I honestly think setting up a shuttle service would help the issue in the short term. If there was a way to more efficiently use some of the underutilized parking in the downtown / Convention center / Arena areas during the weekends, I think it could be helpful. Make it free and frequent and convenient for the surburbanites who are intimidated by parking in the Short North and I think everyone comes out ahead. (of course this is ultimately one of the things a street car would be helpful for).

    Maybe a pilot program jointly sponsored by the SNA and the City?

    When I went to OSU, I parked on West Campus and took that shuttle all the time. Generally, I was at my class faster than people who were looking for spaces on the main campus.
    1. More spaces open up for Short North residents.
    2. Fewer people are put off by trying to find spaces to park.
    3. Local businesses see a bump in people traffic without a bump in vehicle traffic.

    #546522

    jbcmh81
    Participant

    rus said:
    So, how would you convince people coming to the short north to leave their cars at home in dublin, hilliard, or wherever?

    In 1993, 8 rail lines were proposed for Columbus from Downtown to suburban areas, including Hilliard and Dublin. Republicans killed it, particularly Kasich. How about bringing such proposals back? Again, this won’t replace all car travel, obviously, but it would provide people with more options besides trying to build as many garages as possible in a neighborhood that has very little room for that kind of infrastructure.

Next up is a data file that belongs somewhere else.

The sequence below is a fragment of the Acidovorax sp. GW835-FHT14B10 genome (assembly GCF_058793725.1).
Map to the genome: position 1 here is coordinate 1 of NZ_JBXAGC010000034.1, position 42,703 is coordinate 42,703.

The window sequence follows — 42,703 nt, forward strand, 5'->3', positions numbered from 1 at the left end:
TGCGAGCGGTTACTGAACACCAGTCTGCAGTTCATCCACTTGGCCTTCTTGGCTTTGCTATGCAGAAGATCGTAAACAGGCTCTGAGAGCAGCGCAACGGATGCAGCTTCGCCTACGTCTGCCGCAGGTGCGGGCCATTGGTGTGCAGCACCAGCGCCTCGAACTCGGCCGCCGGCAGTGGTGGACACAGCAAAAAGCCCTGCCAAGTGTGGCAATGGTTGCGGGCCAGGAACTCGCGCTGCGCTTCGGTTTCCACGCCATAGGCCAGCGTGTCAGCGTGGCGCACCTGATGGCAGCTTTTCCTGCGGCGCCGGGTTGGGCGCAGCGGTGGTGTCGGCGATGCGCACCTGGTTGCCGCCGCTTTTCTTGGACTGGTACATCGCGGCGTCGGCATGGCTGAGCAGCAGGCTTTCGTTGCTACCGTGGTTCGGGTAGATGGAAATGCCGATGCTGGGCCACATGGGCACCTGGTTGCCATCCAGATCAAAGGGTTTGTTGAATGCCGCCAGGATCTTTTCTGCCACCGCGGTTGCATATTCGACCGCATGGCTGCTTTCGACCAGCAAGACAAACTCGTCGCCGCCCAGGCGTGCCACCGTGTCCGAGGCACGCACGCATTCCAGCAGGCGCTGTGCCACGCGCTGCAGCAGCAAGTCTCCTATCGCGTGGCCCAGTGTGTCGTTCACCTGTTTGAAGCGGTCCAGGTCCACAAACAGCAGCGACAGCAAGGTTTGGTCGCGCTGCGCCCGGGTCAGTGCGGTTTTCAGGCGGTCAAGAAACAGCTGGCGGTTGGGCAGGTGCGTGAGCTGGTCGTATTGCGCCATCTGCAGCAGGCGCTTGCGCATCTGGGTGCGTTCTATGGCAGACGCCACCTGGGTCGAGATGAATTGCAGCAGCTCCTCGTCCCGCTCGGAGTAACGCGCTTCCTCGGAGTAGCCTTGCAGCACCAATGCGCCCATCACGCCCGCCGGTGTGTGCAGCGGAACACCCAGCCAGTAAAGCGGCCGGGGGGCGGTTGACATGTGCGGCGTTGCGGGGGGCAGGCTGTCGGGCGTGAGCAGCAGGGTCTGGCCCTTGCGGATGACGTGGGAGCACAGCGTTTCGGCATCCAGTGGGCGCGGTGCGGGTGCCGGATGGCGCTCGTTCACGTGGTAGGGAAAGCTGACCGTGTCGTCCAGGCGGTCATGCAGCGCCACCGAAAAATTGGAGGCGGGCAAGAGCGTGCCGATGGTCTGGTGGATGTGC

#546523

    jbcmh81
    Participant

    Graybeak said:
    Meanwhile, we do neither, and people just argue back and forth on the interwebs.

    Let’s say the city goes with your garage idea… where do you think they should go, exactly? The SN is rapidly running out of empty lots. You could probably scatter a few around, but how many floors should they be? 3-5 stories in a few garages isn’t going to cut it in the long run, so when all the lots are filled, what then? Tear down buildings?

    #546524
    rus
    rus
    Participant

    DavidF said:
    Yes. I’m a dense moron.

    Oh, and your mom was right, everyone is jealous of you.

    Now let the grown ups talk.

    I realize others let you cheat because you’re part of the home team, but that’s bad form.

    To explain the joke for you:
    Asking why you care is just as dismissive of your concerns as asking why I’d care about transit options is.

Viewing 15 posts - 136 through 150 (of 212 total)